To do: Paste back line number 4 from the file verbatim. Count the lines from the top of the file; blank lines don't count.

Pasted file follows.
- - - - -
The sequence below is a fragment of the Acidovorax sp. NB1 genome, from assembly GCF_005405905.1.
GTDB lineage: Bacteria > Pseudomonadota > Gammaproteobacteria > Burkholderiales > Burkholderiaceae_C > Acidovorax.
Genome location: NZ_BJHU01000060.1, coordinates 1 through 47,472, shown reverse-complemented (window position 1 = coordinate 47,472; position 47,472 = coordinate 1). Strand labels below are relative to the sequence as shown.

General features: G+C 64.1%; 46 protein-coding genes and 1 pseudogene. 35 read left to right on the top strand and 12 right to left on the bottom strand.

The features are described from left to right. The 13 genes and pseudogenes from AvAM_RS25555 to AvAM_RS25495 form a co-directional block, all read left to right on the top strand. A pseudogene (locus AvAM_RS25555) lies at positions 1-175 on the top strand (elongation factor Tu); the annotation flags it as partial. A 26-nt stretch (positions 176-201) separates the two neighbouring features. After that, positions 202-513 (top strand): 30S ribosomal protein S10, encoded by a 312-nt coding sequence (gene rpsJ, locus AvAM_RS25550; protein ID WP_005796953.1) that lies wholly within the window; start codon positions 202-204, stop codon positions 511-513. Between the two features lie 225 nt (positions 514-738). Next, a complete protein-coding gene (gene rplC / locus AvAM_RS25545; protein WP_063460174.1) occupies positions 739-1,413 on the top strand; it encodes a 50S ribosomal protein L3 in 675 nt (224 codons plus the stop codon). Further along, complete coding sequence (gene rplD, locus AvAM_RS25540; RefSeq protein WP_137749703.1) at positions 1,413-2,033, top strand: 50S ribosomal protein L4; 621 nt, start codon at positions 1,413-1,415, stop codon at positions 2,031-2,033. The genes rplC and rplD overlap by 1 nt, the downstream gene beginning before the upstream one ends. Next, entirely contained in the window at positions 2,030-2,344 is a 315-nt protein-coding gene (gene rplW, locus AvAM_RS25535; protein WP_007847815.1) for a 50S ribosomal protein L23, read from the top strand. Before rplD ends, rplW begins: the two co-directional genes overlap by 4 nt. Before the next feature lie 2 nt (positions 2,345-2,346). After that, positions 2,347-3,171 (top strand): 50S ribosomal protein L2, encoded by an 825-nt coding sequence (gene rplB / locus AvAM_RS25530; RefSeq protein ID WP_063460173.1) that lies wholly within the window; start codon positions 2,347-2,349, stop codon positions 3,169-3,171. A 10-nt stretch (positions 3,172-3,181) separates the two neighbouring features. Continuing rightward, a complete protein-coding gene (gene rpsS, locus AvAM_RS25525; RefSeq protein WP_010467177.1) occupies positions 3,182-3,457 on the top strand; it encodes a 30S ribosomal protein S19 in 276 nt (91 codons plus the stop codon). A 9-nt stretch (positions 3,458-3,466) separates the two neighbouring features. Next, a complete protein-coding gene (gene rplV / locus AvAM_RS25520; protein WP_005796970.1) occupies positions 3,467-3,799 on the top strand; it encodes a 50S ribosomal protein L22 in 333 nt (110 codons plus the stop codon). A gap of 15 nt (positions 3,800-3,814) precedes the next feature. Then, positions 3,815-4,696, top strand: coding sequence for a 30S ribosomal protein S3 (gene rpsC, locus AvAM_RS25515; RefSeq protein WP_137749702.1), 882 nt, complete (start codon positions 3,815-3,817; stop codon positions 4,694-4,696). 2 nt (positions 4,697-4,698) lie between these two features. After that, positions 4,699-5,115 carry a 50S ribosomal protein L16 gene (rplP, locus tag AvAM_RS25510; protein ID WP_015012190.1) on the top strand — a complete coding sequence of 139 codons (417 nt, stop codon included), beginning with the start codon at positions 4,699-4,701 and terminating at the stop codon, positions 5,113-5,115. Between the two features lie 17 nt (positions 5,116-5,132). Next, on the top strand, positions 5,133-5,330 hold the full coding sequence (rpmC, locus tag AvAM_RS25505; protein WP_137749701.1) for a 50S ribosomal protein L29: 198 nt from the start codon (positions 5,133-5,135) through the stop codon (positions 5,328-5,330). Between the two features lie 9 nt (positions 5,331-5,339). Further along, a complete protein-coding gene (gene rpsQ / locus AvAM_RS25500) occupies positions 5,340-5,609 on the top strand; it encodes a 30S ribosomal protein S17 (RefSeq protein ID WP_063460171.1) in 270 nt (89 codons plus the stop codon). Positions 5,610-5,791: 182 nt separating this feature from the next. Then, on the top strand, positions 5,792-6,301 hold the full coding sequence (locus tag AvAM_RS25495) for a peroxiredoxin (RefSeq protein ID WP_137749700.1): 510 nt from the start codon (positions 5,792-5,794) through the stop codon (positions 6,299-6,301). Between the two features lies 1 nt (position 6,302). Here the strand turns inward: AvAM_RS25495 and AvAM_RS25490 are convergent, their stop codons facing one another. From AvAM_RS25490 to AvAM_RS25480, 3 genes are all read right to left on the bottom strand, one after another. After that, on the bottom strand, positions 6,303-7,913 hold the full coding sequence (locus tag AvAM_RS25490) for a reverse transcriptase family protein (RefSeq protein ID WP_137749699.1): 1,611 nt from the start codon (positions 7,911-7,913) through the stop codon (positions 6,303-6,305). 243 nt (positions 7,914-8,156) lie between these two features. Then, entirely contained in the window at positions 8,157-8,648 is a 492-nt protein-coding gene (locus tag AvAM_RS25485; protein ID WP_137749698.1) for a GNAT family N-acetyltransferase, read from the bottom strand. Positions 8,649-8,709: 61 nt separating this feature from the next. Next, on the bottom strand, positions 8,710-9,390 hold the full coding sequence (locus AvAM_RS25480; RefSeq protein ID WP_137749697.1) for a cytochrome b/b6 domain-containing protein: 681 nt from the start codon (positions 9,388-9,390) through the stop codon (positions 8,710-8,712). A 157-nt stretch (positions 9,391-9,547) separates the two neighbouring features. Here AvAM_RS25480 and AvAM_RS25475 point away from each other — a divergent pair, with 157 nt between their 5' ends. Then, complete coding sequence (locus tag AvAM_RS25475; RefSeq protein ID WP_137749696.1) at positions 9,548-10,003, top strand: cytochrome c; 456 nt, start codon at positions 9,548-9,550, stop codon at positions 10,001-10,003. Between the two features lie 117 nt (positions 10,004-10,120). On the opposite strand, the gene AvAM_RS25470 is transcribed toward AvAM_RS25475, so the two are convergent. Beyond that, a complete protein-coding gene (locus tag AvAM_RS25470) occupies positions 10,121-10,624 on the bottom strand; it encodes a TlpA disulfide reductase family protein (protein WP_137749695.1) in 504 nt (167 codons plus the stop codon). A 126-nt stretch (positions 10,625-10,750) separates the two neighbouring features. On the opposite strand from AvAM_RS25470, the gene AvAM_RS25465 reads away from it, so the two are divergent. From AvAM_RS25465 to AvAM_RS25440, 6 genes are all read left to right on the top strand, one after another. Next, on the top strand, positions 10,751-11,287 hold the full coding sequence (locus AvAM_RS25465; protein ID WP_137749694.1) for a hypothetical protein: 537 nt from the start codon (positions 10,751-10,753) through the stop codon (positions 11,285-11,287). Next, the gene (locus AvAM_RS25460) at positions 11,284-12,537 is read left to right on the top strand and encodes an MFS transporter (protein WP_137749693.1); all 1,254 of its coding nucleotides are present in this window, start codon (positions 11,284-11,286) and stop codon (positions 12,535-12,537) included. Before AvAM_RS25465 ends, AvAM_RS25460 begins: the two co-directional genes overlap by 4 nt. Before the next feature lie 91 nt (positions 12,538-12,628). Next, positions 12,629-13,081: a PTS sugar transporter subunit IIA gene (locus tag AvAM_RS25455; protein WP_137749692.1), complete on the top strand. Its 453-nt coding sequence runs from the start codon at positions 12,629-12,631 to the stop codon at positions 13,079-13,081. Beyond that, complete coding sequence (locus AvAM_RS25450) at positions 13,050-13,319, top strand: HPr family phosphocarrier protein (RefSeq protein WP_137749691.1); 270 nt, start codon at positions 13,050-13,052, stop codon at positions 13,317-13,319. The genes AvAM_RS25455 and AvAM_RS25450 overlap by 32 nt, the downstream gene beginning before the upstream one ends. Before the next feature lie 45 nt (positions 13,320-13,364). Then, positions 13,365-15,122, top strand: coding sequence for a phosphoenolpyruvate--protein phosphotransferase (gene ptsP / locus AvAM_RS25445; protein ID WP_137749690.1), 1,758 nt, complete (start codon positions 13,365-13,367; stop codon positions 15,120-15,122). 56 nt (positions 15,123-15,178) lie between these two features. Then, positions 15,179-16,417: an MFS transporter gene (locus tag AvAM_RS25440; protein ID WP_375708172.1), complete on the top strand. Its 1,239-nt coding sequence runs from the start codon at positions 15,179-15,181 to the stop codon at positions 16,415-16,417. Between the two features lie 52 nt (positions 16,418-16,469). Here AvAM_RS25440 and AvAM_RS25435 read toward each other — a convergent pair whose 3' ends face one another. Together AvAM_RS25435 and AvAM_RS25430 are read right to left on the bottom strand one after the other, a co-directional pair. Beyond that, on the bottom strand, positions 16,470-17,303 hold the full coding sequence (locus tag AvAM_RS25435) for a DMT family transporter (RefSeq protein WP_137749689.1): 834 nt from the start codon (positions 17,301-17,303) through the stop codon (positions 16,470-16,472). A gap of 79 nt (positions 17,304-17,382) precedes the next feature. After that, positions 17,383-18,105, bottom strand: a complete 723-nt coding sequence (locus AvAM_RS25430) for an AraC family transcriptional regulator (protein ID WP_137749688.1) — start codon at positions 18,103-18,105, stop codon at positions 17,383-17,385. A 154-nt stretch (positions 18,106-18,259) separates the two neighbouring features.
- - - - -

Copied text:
General features: G+C 64.1%; 46 protein-coding genes and 1 pseudogene. 35 read left to right on the top strand and 12 right to left on the bottom strand.